Quick! How do you get students interested in STEM?
The answer, unfortunately, isn’t easy to pinpoint. With the exception of a small number of math, science and computer whizzes, most middle and high school students — particularly girls and underserved students — never even consider pursuing a STEM career.
Research shows, however, that when you show students a real-life application for their work, let them get hands-on and have them collaborate in teams, you can turn STEM avoiders into STEM lovers. Add a dash of competitive spirit, and you’ve got a surefire recipe for student engagement.
Competitions, says Sergei Lupashin, were the key to his ultimate success as a systems engineer and roboticist. “Everything in my life that has allowed engineering to actually work for me has (come out of) competitions,” Lupashin says.
Lupashin — who now runs a company in Zurich that creates Fotokites, or personal drones for journalists and other professionals — credits student challenges like the RoboCup for much of what he learned during college.
The RoboCup, he explained, is a perfect example of a competition that teaches STEM principles in action. “If you take just a small part of that challenge — like the kickoff — it’s all about trig and geometry,” he said.
Another reason competitions are so attractive is that educators don’t need to develop them from scratch. The web is already full of STEM challenges for students in grades 6-12. All you have to do is choose one — or better yet, let the students choose — and sign them up.
Here are just a few cool middle and high school STEM competitions we found:
Elementary and middle school students choose a real-world issue to research and then they design a STEM solution, which they present in a fun and engaging way.
Middle schoolers work with 3M scientists to create a solution to an everyday problem. Submission is by video.
This web-based STEM competition for 6-9 grade students invites teams to propose solutions to real problems in their communities for state, regional and national awards.
Future Problem Solving Program International (FPSPI) offers students from all over the world in grades 4-12 curriculum and competition opportunities to learn and apply problem solving skills through critical and creative thinking.
Students 16 and older are eligible to enter Microsoft’s global competition by creating an original technology project from start to finish in one of three categories: games, innovation and world citizenship. Winning teams in all three categories walk away with $100,000.
Dubbed the "world's largest international pre-college science competition," this contest showcases student independent research and offers and average of $4 million in prizes annually. Get inspired by checking out the database of winning projects.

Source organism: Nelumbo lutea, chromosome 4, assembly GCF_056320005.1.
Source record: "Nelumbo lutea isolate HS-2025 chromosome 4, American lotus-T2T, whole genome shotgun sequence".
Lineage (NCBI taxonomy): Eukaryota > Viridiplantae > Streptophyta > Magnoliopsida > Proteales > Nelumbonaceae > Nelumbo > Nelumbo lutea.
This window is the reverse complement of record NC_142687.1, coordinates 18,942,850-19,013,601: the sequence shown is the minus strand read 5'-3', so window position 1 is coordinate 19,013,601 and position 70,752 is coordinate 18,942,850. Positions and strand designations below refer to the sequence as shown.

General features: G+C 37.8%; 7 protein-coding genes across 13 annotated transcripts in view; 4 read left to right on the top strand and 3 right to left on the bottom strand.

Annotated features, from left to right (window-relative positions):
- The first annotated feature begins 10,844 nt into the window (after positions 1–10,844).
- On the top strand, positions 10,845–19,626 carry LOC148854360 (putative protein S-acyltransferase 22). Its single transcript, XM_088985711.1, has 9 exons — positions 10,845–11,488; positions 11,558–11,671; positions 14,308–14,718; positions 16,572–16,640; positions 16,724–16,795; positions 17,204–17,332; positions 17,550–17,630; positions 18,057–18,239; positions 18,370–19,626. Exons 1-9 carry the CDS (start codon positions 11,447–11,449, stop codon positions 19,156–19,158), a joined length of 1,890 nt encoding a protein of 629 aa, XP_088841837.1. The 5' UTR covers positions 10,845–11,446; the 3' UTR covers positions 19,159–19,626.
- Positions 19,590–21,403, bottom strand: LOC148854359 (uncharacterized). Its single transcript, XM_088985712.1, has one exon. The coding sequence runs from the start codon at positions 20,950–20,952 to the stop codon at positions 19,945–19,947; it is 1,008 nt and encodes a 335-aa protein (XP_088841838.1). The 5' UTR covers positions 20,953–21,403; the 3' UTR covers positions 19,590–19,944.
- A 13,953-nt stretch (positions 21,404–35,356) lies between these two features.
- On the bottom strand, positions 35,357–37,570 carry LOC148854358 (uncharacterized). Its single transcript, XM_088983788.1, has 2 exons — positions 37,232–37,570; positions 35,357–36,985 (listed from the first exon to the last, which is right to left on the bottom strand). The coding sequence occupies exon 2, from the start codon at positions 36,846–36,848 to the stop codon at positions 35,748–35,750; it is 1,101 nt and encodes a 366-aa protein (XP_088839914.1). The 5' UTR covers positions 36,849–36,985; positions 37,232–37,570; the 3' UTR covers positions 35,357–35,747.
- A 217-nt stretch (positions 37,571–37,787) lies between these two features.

This contest for high school junior and senior aged students in the U.S., England, and Wales lets students work as a team to tackle a real-world problem under time and resource constraints. Award is $100,000.
High school students combine math-modeling, data-analysis, and risk-management to conduct their own research project and make recommendations to companies, industry groups, governments, or organizations. The Actuarial Foundation contest offers a $60,000 award.
Students create videos to debunk science misconceptions. From research, to script, to screen, students build their own understanding of science concepts through creative video representations. This is a great project for teachers of digital media, science and English as an authentic, interdisciplinary task.
Billed as the “most prestigious science research competition for high school seniors” in the U.S., the Regeneron STS, hosted by the Society for Science & the Public, gives young scientists the chance to present their own original research to nationally recognized professional scientists.
“All you need is a good imagination and a pile of junk!” Open to students of all ages, this annual international contest asks students to invent one of the famous contraptions using recycled and readily available materials.
Middle and high school students write programs to control satellites in space. After several phases of virtual competition, finalists compete in a live championship aboard the International Space Station. An astronaut will conduct the championship in microgravity with a live broadcast!
This is an updated version of a post that originally published on April 24, 2019.